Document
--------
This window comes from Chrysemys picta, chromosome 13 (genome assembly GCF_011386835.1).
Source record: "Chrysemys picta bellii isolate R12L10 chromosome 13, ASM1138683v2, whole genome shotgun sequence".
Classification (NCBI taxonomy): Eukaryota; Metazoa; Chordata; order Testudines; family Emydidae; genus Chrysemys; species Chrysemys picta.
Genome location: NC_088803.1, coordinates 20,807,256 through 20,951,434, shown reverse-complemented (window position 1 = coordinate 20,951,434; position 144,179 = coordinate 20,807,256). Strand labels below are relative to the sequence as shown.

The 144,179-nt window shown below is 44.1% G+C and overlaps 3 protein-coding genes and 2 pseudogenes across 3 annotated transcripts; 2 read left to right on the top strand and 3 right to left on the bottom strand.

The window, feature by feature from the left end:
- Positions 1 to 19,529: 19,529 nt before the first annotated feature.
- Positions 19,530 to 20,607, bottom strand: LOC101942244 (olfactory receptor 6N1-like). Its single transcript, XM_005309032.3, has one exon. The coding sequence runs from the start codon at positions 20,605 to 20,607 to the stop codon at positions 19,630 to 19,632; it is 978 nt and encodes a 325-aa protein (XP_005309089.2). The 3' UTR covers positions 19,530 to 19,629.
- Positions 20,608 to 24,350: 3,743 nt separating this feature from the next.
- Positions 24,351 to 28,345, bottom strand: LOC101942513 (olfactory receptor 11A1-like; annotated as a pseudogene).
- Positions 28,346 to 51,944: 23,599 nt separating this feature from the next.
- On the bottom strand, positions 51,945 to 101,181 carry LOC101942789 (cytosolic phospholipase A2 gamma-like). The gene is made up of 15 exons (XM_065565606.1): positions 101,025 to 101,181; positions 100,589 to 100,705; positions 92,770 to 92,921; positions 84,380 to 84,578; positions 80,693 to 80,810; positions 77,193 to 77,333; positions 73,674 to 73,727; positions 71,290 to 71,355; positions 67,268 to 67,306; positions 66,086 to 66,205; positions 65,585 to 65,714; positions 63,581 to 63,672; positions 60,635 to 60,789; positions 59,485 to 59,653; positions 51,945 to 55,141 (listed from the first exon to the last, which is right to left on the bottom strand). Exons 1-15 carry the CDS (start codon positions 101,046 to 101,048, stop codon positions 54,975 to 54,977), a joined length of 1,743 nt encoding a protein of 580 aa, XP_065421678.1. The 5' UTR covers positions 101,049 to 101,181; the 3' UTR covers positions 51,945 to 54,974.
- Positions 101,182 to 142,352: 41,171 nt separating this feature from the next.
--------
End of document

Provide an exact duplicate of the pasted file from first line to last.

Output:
This window comes from Chrysemys picta, chromosome 13 (genome assembly GCF_011386835.1).
Source record: "Chrysemys picta bellii isolate R12L10 chromosome 13, ASM1138683v2, whole genome shotgun sequence".
Classification (NCBI taxonomy): Eukaryota; Metazoa; Chordata; order Testudines; family Emydidae; genus Chrysemys; species Chrysemys picta.
Genome location: NC_088803.1, coordinates 20,807,256 through 20,951,434, shown reverse-complemented (window position 1 = coordinate 20,951,434; position 144,179 = coordinate 20,807,256). Strand labels below are relative to the sequence as shown.

The 144,179-nt window shown below is 44.1% G+C and overlaps 3 protein-coding genes and 2 pseudogenes across 3 annotated transcripts; 2 read left to right on the top strand and 3 right to left on the bottom strand.

The window, feature by feature from the left end:
- Positions 1 to 19,529: 19,529 nt before the first annotated feature.
- Positions 19,530 to 20,607, bottom strand: LOC101942244 (olfactory receptor 6N1-like). Its single transcript, XM_005309032.3, has one exon. The coding sequence runs from the start codon at positions 20,605 to 20,607 to the stop codon at positions 19,630 to 19,632; it is 978 nt and encodes a 325-aa protein (XP_005309089.2). The 3' UTR covers positions 19,530 to 19,629.
- Positions 20,608 to 24,350: 3,743 nt separating this feature from the next.
- Positions 24,351 to 28,345, bottom strand: LOC101942513 (olfactory receptor 11A1-like; annotated as a pseudogene).
- Positions 28,346 to 51,944: 23,599 nt separating this feature from the next.
- On the bottom strand, positions 51,945 to 101,181 carry LOC101942789 (cytosolic phospholipase A2 gamma-like). The gene is made up of 15 exons (XM_065565606.1): positions 101,025 to 101,181; positions 100,589 to 100,705; positions 92,770 to 92,921; positions 84,380 to 84,578; positions 80,693 to 80,810; positions 77,193 to 77,333; positions 73,674 to 73,727; positions 71,290 to 71,355; positions 67,268 to 67,306; positions 66,086 to 66,205; positions 65,585 to 65,714; positions 63,581 to 63,672; positions 60,635 to 60,789; positions 59,485 to 59,653; positions 51,945 to 55,141 (listed from the first exon to the last, which is right to left on the bottom strand). Exons 1-15 carry the CDS (start codon positions 101,046 to 101,048, stop codon positions 54,975 to 54,977), a joined length of 1,743 nt encoding a protein of 580 aa, XP_065421678.1. The 5' UTR covers positions 101,049 to 101,181; the 3' UTR covers positions 51,945 to 54,974.
- Positions 101,182 to 142,352: 41,171 nt separating this feature from the next.